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An open source license is a type of license for computer software and other products that allows the source code, blueprint or design to be used, modified and/or shared under defined terms and conditions. This allows end users to review and modify the source code, blueprint or design for their own customization, curiosity or troubleshooting needs. Open-source licensed software is mostly available free of charge, though this does not necessarily have to be the case. Licenses which only permit non-commercial redistribution or modification of the source code for personal use only are generally not considered as open-source licenses. However, open-source licenses may have some restrictions, particularly regarding the expression of respect to the origin of software, such as a requirement to preserve the name of the authors and a copyright statement within the code, or a requirement to redistribute the licensed software only under the same license (as in a copyleft license). One popular set of open source software licenses are those approved by the Open Source Initiative (OSI) based on their Open Source Definition (OSD).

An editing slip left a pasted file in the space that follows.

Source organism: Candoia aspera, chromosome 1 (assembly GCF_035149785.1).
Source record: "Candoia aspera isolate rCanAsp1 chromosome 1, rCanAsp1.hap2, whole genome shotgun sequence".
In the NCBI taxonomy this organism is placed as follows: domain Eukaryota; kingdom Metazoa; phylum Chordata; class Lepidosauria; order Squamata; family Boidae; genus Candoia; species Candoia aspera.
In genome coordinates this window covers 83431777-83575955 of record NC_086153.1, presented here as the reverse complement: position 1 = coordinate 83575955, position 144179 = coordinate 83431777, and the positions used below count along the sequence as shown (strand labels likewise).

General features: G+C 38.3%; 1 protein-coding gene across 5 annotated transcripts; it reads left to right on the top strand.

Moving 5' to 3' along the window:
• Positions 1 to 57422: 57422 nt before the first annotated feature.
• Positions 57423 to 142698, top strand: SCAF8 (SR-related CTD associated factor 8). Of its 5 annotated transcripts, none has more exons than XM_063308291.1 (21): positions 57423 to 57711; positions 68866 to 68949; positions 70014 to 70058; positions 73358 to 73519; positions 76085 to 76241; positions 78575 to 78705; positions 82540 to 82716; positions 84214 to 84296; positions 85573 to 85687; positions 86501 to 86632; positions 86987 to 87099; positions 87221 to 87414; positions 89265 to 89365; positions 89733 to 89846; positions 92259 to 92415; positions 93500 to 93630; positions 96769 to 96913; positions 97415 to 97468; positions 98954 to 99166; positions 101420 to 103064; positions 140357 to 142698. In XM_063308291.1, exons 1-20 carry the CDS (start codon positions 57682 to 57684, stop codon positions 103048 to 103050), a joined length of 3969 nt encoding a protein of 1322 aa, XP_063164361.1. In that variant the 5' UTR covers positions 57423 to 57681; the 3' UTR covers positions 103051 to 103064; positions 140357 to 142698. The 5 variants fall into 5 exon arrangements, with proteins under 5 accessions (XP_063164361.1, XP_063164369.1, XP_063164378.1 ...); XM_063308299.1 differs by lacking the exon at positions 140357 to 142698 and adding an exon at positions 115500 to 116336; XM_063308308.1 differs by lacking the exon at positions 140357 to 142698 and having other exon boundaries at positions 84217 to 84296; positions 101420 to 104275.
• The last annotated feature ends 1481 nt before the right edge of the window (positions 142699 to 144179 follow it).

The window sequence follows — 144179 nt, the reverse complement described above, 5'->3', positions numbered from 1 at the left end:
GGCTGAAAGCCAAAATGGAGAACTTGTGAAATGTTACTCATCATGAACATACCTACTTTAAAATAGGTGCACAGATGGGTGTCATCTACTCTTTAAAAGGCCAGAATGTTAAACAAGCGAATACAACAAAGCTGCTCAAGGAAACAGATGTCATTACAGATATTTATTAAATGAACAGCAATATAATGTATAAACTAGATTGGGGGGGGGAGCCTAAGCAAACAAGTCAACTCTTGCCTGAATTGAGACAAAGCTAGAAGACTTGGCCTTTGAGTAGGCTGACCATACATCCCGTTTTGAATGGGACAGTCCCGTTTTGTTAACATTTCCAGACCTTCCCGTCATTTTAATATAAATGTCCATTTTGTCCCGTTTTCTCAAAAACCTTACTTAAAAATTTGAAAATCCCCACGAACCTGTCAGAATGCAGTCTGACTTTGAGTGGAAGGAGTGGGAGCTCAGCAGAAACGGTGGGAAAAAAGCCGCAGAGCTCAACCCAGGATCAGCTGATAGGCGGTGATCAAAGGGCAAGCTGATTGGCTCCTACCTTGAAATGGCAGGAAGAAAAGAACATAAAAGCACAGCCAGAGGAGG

The Free Software Foundation has a related but distinct critera for evaluating whether or not a license qualifies software as free software. All free software licenses are also considered open-source software licenses. In the same way, the Debian project has its own criteria, the Debian Free Software Guidelines, on which the Open Source Definition is based. Open-source license criteria focuses on the availability of the source code and the ability to modify and share it, while free software licenses focuses on the users freedom to use the program, to modify it, and to share it.
There are also shared source licenses which have some similarities with open source, such as the Microsoft Reciprocal License (MS-RL). They are mainly used by Microsoft and can range from extremely restrictive to comparable with free open-source software.